My short story was shot down by The New Yorker this morning. The e-mail arrived at 10:56. Four minutes later, my twenty-three year old son took his two boxes, two back packs, two jackets, two chargers and headed off to his new apartment seven hours away in New York City. Forty years and one month to the day that his father made the same move, a little over twenty-six years for me.
Yes, The New Yorker, was a long-shot. It was an interesting story and I decided to start big. Why not? Their web site said that they would let me know in three months and they did. I love The New Yorker, I have since I was a child. Some kids started to show their reading skills with cereal boxes. Not me, I did it with New Yorker cartoons. My parents were thrilled with my progress and I continued to get their attention by reading the magazine. I had to give The New Yorker a try. And I’m glad I did.
Moms send their children off throughout their lives: kindergarten, high school, college and finally to make it on their own. Sometimes the child kicks and screams, other times they run and don’t even look back. Sometimes they return triumphantly, other times sheepishly. But when they go out to chart their own course it’s different. The finality of it is a bit overwhelming.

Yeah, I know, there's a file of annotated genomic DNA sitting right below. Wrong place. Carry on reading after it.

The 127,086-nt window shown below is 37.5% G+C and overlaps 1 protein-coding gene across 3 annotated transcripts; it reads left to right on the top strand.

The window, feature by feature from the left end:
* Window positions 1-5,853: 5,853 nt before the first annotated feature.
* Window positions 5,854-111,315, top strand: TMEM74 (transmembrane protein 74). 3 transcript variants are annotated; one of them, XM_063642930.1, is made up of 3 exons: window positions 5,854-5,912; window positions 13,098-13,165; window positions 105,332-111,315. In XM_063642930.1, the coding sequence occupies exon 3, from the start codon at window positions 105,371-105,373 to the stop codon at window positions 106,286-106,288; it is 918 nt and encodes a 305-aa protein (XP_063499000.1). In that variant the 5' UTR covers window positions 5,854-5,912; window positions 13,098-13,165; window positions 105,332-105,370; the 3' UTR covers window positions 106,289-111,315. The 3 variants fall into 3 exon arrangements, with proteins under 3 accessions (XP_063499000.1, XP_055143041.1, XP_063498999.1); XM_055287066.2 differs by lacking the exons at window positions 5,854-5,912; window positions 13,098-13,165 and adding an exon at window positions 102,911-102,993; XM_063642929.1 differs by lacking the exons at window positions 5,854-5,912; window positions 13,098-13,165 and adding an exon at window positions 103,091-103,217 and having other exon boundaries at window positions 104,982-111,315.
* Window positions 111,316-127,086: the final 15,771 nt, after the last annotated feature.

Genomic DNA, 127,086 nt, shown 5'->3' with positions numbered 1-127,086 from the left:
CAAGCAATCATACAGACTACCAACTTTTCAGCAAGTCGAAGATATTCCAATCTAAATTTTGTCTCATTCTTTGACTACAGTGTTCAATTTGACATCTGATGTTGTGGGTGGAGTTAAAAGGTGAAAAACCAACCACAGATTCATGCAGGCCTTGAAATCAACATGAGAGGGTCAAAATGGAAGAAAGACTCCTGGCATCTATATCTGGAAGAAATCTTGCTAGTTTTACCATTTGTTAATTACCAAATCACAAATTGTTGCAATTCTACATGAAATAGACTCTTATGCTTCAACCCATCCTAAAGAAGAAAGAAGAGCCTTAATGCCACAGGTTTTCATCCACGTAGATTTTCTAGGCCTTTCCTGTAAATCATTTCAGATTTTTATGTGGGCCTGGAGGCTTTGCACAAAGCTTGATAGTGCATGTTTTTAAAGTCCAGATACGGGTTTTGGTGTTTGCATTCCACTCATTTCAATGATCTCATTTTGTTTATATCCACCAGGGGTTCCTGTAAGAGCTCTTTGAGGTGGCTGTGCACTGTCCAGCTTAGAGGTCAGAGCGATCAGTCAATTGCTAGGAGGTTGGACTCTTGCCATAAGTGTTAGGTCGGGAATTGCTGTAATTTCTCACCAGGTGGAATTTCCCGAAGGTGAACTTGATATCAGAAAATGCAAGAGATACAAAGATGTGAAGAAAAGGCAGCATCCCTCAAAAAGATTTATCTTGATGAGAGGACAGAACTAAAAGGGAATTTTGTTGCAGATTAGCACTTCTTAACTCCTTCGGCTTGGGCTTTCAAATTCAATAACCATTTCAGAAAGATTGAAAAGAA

I have to applaud a kid who thinks big. One who takes his few possessions and leaves behind the comfort of his home, the company of his friends, the keys to instant transportation and heads to the uncertainty of Gotham. Sometimes a mom wonders where a child gets his strange ideas, his bull-headedness, or his wacky sense of humor. But giving some thing difficult a go—it’s something, I guess, my son and I share.
Good luck Johnnie. Oh and thanks for the tips on where I should send my story next…